Before I get into this week’s topic, you might have read last week’s post on how I feel seven months out from quitting my job. Yet here I am writing about my career experience this week. Why am I doing that?
Just because I quit my job doesn’t mean that I lose all of my experiences – I take them with me.
My hope in writing about my career experiences is to help others learn lessons earlier in their careers than I did. There’s also a part of me that worries I’ll eventually forget everything I’ve learned. Documenting some of the important lessons helps ease my anxiety.
Okay, back to the topic of intuition. Don’t they say you should always trust your gut?
I thought following your intuition, and having good intuition (more importantly), was desired.
Until I got to a certain point in my career…and then trusting my gut began to set me up for failure.
For the first part of my career, I was in sales or management in varying industries and company sizes. I had to think on my feet and make decisions quickly and gracefully, especially in the hospitality industry – you can’t hide from a screw-up as easily when you are face to face with customers.
After moving into the technology industry, I was managing a smaller team and the company was pretty green. This meant that going off instinct was often a necessity. A new tech company doesn’t have a lot of documentation or proven processes; you hit the ground running.
These years of trusting my gut, trying new things, and moving quickly had served me well.
And then I was at a point where my team grew. And the company grew. And I was reporting to Executives.
I was realizing that trusting my gut wasn’t enough – I needed to back-up my gut feelings with data. It’s not that my gut was always wrong; a lot of the time it was right.
But when your team grows, you’re working with people that don’t know you as well as when the team was small. More than your gut feeling is required to convince them a decision is a good one…they want to see proof with facts, numbers, comparisons to other companies who have done a similar thing, etc.
Here are some of the ways I got myself into trouble only trusting my gut early on:
1. Setting Goals Too High
I was overly optimistic when it came to setting personal and team goals, but really good at communicating those goals confidently. That means those Executives I was reporting to would believe me (yay), but I was more likely to fall short of achieving what I thought possible (boo).
It took reporting to someone who was much more strategic and methodical than I was by nature to reign in that optimism some. Thanks, David!
P.S. If you’re a sales rep right now at my old company, your quotas were set using data and research, and a long process with Operations and Finance. And they aren’t too high. I’m going way back in my career with this example, and it’s not just about quota goals.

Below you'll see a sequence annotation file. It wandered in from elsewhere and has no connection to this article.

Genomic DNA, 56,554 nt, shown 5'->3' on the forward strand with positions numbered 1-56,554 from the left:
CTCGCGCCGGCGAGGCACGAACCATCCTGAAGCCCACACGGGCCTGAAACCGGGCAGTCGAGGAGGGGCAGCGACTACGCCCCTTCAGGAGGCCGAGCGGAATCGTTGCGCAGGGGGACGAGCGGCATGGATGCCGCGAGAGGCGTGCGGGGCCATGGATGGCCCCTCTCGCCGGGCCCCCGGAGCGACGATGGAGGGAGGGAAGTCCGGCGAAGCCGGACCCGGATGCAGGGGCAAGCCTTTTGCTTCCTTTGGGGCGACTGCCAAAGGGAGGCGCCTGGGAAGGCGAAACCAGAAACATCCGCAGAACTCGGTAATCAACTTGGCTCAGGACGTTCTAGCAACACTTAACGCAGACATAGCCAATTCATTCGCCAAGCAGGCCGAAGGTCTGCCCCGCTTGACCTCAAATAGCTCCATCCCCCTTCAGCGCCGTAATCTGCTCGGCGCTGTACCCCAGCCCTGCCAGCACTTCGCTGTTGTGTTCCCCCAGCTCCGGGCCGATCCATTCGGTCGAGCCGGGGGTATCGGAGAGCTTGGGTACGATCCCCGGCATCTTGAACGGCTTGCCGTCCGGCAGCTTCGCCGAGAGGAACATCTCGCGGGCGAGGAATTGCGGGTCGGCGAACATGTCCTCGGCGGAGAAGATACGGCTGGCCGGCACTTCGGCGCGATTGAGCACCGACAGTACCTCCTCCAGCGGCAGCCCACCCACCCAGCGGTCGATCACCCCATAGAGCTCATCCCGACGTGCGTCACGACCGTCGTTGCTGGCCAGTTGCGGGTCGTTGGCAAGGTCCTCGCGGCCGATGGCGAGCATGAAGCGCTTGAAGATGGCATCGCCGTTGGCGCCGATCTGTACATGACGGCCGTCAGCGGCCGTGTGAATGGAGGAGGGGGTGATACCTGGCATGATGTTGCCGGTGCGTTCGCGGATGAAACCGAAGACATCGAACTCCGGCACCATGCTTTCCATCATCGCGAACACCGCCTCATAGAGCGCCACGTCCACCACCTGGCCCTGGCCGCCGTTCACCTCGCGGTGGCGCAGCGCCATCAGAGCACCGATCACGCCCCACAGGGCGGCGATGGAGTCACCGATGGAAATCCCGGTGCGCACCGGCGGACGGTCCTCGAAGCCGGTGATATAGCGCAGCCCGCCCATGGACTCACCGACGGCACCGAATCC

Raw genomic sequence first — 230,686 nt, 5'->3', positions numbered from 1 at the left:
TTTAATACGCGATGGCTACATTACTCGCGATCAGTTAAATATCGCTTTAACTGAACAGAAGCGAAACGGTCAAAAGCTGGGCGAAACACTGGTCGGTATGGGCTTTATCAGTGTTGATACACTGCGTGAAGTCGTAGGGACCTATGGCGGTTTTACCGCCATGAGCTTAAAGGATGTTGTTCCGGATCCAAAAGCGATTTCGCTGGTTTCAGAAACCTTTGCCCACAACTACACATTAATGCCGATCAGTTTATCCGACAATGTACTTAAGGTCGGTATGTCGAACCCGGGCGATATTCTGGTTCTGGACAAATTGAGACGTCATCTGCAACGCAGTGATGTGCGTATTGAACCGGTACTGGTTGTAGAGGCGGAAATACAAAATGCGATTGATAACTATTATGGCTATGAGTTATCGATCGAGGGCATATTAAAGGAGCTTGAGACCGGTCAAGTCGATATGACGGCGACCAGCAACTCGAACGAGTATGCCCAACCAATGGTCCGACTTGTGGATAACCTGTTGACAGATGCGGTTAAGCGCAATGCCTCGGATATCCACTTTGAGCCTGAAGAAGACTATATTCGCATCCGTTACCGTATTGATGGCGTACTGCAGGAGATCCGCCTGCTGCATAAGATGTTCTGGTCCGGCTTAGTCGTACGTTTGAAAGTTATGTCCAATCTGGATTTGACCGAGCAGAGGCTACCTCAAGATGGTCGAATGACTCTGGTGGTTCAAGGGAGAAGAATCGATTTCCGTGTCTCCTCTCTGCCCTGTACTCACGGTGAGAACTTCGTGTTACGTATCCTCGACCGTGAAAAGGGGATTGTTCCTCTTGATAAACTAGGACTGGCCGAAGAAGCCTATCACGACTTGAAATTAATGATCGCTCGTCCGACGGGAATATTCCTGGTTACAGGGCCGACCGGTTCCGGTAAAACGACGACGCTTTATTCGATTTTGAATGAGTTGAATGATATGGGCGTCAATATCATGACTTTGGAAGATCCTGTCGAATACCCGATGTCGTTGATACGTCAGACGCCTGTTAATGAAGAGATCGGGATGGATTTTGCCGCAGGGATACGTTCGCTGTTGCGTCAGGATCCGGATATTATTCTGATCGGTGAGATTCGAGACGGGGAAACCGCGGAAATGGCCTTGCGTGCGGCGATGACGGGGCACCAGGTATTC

2. Answering Exec Questions
Senior leadership would ask more questions when a solution was proposed. They are more experienced than rookie leaders and have learned to ask those questions. How did they learn? A senior leader asked them hard questions when they were a rookie leader, too.
The answer to those questions of “why?” “how?” and “when?” needed to have a more solid foundation than, “I just have a good feeling about it.”
When a company reaches a certain size and success level, there is more risk involved. The way to mitigate some of that risk is to have a thorough plan. Following someone else’s gut feeling that isn’t backed up with facts or data adds to the risk.
3. Interviewing Candidates
This one is hard. Hiring managers like to think they can tell when a candidate will be good for the job or not during the interview. And there is an element of intuition that experienced leaders pick up after years of hiring and managing people.
Here’s the thing: some candidates are very good at interviewing and will flop when in the position.
Winging interviews and trusting your gut on candidates you hire is almost guaranteed to earn you higher employee attrition.
What helped me get better at this was a set recruiting process: set questions based on learning the candidate’s past behaviors and experiences, a thorough understanding of what a bad, good, and better answer would be, and which traits + skills were most important for the position. We worked as a leadership team to define the process.
I was not perfect at this when I left my job, and it’s a skill that all people managers should be consciously working on (even those with a lot of experience).
4. Giving Unclear Direction
I have a “it’ll all work out” mentality most of the time. When leading people, that would sometimes mean that I would give unclear direction to my team. Because I was trusting my gut that everything would work out, and I just thought everyone else would think that, too. It left a lot of room for people to figure things out on their own.
What I grew to learn through experience is most people need clear direction on exactly why (and how) you think something will work out in order to trust you.
I’m not saying you shouldn’t trust your intuition or listen to your gut.
What I’m saying is that trusting your gut will only get you so far in your career.
At some point, you will need to learn from your experiences and base your decisions on data in addition to following your intuition.
If you find yourself stuck at a certain level in your career, ask yourself, “Am I winging it? Am I floating along on cruise control?”
If the answer is “yes,” I think the problem might be trusting your gut in the absence of data and hard facts.
So is trusting your gut enough? It depends on the situation. But there will come a point in your career where the answer will be “no, it’s not enough.”
And remember, even if you change paths in life, you bring all your experiences along with you.